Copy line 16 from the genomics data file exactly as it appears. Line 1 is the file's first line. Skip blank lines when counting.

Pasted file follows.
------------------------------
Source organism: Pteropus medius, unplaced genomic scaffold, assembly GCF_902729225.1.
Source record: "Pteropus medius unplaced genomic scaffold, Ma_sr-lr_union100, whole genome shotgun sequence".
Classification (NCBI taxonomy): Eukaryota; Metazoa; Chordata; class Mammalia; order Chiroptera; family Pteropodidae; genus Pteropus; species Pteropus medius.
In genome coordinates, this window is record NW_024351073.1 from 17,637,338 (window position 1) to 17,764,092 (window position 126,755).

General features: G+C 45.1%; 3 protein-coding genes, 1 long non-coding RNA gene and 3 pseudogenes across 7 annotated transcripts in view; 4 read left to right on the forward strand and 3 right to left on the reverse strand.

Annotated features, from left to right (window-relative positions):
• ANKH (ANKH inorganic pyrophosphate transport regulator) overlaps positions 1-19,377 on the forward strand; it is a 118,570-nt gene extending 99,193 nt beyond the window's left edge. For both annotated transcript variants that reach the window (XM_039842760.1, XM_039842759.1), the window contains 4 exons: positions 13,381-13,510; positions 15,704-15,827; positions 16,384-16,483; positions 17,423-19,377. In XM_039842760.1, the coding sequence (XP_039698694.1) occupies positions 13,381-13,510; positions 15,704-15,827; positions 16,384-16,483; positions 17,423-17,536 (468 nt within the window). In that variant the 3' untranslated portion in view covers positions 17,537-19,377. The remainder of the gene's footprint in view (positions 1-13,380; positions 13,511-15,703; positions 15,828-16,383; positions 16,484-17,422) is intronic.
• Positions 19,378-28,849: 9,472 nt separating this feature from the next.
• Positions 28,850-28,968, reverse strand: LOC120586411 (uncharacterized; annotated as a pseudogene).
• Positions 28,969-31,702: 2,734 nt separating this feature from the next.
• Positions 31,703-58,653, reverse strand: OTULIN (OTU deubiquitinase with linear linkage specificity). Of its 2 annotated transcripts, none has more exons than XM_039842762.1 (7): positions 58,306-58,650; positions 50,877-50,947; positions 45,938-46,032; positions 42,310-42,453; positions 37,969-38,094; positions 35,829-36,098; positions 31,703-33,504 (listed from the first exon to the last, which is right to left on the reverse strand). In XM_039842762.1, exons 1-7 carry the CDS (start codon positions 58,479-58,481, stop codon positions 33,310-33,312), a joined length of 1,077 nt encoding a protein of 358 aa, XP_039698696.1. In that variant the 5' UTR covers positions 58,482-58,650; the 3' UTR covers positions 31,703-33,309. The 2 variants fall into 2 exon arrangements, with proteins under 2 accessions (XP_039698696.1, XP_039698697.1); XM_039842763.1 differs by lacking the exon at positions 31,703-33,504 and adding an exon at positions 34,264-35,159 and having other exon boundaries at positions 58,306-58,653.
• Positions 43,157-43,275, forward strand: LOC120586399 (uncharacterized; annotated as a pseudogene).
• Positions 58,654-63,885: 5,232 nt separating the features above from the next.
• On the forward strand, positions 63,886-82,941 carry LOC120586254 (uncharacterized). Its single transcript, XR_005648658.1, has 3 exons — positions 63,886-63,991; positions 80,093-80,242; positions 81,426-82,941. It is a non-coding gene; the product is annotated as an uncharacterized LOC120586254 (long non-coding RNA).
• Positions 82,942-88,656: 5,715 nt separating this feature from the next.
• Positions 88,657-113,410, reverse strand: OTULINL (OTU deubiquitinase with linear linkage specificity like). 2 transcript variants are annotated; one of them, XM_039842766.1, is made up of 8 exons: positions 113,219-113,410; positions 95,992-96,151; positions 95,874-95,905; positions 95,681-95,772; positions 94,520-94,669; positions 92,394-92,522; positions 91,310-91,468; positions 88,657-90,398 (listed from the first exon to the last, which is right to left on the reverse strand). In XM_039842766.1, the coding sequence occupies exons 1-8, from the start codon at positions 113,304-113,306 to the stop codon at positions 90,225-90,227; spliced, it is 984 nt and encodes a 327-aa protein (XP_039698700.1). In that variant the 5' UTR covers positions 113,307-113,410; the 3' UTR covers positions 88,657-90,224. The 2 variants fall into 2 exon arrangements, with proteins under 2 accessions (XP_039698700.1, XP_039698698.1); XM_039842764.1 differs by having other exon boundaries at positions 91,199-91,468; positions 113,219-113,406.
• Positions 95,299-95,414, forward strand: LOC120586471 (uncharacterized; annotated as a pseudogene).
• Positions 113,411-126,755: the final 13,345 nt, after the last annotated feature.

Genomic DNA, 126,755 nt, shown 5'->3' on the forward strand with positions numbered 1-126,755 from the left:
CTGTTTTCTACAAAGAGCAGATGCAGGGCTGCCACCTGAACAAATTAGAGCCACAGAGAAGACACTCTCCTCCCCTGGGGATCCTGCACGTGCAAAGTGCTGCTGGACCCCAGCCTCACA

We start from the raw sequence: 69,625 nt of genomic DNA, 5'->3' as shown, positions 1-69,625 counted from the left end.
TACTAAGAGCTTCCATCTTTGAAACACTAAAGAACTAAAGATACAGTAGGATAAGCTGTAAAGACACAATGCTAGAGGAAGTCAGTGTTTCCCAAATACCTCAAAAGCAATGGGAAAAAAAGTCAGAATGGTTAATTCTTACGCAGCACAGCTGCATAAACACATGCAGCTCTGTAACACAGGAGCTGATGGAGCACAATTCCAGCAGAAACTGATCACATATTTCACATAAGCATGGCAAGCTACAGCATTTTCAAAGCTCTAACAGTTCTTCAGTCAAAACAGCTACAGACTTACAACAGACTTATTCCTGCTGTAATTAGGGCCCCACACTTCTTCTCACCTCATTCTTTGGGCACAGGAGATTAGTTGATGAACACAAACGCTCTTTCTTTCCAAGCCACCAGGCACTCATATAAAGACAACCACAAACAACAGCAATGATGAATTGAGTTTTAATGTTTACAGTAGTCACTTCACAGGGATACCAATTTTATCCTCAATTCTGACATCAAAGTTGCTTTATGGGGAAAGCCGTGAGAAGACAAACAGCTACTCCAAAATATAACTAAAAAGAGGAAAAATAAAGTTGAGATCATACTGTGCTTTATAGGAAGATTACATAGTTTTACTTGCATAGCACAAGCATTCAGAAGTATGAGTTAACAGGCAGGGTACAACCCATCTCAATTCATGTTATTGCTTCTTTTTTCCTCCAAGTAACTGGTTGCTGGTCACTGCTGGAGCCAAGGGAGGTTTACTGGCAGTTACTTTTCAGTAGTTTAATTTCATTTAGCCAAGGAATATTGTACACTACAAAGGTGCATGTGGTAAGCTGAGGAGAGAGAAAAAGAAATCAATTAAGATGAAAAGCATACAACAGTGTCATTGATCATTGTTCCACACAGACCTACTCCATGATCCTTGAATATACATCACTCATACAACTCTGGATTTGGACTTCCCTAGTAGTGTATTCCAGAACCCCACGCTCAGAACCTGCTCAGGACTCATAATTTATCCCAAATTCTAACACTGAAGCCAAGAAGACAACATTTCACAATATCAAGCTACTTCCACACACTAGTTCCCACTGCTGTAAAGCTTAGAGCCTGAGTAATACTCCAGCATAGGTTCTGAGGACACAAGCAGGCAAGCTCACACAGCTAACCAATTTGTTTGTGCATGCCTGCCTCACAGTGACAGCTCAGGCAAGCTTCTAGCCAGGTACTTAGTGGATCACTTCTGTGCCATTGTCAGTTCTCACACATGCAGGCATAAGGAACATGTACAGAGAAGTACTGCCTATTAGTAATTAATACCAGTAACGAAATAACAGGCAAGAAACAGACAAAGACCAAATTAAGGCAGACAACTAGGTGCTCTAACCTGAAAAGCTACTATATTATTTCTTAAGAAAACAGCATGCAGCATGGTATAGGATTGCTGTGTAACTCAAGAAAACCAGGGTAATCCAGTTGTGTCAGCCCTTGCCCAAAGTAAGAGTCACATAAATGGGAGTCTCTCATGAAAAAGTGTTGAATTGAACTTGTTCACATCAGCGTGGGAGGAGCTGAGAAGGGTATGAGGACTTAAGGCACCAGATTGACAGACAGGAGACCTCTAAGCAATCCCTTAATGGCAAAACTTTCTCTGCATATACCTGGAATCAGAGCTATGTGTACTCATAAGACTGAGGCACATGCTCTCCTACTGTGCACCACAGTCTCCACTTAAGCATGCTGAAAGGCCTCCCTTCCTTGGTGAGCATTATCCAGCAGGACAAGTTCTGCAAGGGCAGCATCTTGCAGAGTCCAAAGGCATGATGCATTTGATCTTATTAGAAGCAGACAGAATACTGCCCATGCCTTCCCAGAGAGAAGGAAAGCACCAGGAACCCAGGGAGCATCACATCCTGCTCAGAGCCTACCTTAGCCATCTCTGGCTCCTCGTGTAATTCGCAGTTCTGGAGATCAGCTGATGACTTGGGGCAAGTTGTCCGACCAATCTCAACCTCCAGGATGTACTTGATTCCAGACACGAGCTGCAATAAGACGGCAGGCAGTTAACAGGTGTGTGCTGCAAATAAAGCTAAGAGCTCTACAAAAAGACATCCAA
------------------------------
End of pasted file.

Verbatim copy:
• Positions 88,657-113,410, reverse strand: OTULINL (OTU deubiquitinase with linear linkage specificity like). 2 transcript variants are annotated; one of them, XM_039842766.1, is made up of 8 exons: positions 113,219-113,410; positions 95,992-96,151; positions 95,874-95,905; positions 95,681-95,772; positions 94,520-94,669; positions 92,394-92,522; positions 91,310-91,468; positions 88,657-90,398 (listed from the first exon to the last, which is right to left on the reverse strand). In XM_039842766.1, the coding sequence occupies exons 1-8, from the start codon at positions 113,304-113,306 to the stop codon at positions 90,225-90,227; spliced, it is 984 nt and encodes a 327-aa protein (XP_039698700.1). In that variant the 5' UTR covers positions 113,307-113,410; the 3' UTR covers positions 88,657-90,224. The 2 variants fall into 2 exon arrangements, with proteins under 2 accessions (XP_039698700.1, XP_039698698.1); XM_039842764.1 differs by having other exon boundaries at positions 91,199-91,468; positions 113,219-113,406.